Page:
By Dian Hasan | July 6, 2010
Remote travel destinations that maintain a pristine condition in keeping with its immediate (yes remote) environment always fascinate me. As the rate of urbanization spreads across the globe at an all-too-fast rate, our thirst for earth in its natural state increases.
For a country like Indonesia, which is the world’s largest archipelago, there’s still plenty of uncharted territory, untreaded paths, and well… remote areas. For the intrepid traveler who seeks adventure, such locations promise solitude, tranquility, back-to-basic facility, and a potential to appreciate unspoiled nature.
What fascinates me even more is the length some people will go to chase their eco dreams. Not only the travelers, but those who have come before them from faraway lands to seek their inner peace and idea of leisure. For they have given in to Indonesia’s allure, falling under her magic spell, and come across their piece of paradise.
I’m talking about a slew of foreign nationals who consciously have pursued their eco dream, long before it became the trend it is today.
So, allow me to help paint the idyllic setting for you. A tropical isle, close by a major Indonesian city, but far enough to enjoy your own private island, you are having an al-fresco dinner under the stars after an energetic day of diving, snorkeling and exploring the neighboring islands. Your dinner choice is Indonesian and Asian cuisine, mainly fresh catch from the local fishermen, brought together in a decidedly Italian style. Accompanied by a Pinot Grigio selected by the proprietor. As the sound of rhythmical crickets add natural soundtrack to a background music of brazilan bossa nova from the resort’s iPod. And the chatter from other guests is a combination of Italian and French, with nary an English word. Guests showing off their newly-acquired bronze tan, in their billowing white linen shirts and kaftans. Is this Liguria, Capri or Sardinia?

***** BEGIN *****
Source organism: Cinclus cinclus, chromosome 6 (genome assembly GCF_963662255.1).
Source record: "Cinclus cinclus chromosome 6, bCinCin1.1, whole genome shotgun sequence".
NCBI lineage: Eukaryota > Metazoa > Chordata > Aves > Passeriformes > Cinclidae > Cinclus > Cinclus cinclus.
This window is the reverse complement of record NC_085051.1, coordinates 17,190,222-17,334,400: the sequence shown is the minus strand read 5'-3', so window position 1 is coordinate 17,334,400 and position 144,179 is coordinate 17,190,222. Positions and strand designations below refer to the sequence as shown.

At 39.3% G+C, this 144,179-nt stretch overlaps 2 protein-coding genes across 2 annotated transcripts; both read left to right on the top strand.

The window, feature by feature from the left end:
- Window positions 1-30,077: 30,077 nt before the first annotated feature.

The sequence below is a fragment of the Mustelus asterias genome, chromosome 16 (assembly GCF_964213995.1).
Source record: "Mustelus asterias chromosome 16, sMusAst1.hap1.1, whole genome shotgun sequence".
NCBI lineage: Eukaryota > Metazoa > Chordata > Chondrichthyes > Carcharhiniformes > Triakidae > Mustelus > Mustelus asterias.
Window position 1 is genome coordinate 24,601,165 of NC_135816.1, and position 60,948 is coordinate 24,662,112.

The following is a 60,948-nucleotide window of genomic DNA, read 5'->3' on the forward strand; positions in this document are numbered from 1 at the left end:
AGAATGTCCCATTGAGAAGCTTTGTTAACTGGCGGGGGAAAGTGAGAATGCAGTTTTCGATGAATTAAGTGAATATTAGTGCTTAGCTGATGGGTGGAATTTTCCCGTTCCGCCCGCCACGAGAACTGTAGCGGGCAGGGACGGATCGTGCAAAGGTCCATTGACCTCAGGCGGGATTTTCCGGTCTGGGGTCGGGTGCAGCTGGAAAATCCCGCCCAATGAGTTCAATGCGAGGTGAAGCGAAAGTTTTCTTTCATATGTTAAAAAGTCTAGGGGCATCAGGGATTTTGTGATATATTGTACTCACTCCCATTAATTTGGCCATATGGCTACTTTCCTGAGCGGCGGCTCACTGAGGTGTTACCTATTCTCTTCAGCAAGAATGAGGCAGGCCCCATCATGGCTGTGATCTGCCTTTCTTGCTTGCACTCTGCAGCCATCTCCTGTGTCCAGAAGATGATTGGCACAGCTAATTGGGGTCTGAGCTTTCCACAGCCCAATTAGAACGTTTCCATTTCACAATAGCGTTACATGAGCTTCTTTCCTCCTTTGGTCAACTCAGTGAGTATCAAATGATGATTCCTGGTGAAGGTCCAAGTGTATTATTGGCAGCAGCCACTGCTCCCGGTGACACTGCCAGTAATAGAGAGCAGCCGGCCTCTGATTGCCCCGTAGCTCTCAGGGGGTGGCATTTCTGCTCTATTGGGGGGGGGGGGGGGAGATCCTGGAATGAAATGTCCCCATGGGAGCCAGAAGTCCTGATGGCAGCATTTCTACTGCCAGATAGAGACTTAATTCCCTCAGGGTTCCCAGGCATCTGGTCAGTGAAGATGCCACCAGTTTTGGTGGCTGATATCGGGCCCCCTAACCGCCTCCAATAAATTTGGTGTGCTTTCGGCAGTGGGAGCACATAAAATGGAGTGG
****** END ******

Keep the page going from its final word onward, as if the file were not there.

That place is Paradiso Village, and it’s not imaginary. A tropical isle resort run by Italian couple, Nanni & Federica Casalegno, who left their Italian urban life almost two decades ago in search of tropical bliss. They found it on an Cubadak Island just a short boat ride off the coast of Padang, capital of West Sumatra province in Indonesia.
As for the French connection, there’s Marco, who’s in charge of the PADI-licensed diving operation, and Dominique, who runs all matters pertaining to marketing and hotel management. Together, they mainly cater to the Italian and French markets, with these travelers flying in from Europe to Padang via Singapore.
Their unique story has been featured Time magazine. I’ve taken the liberty of reposting it here. Continue reading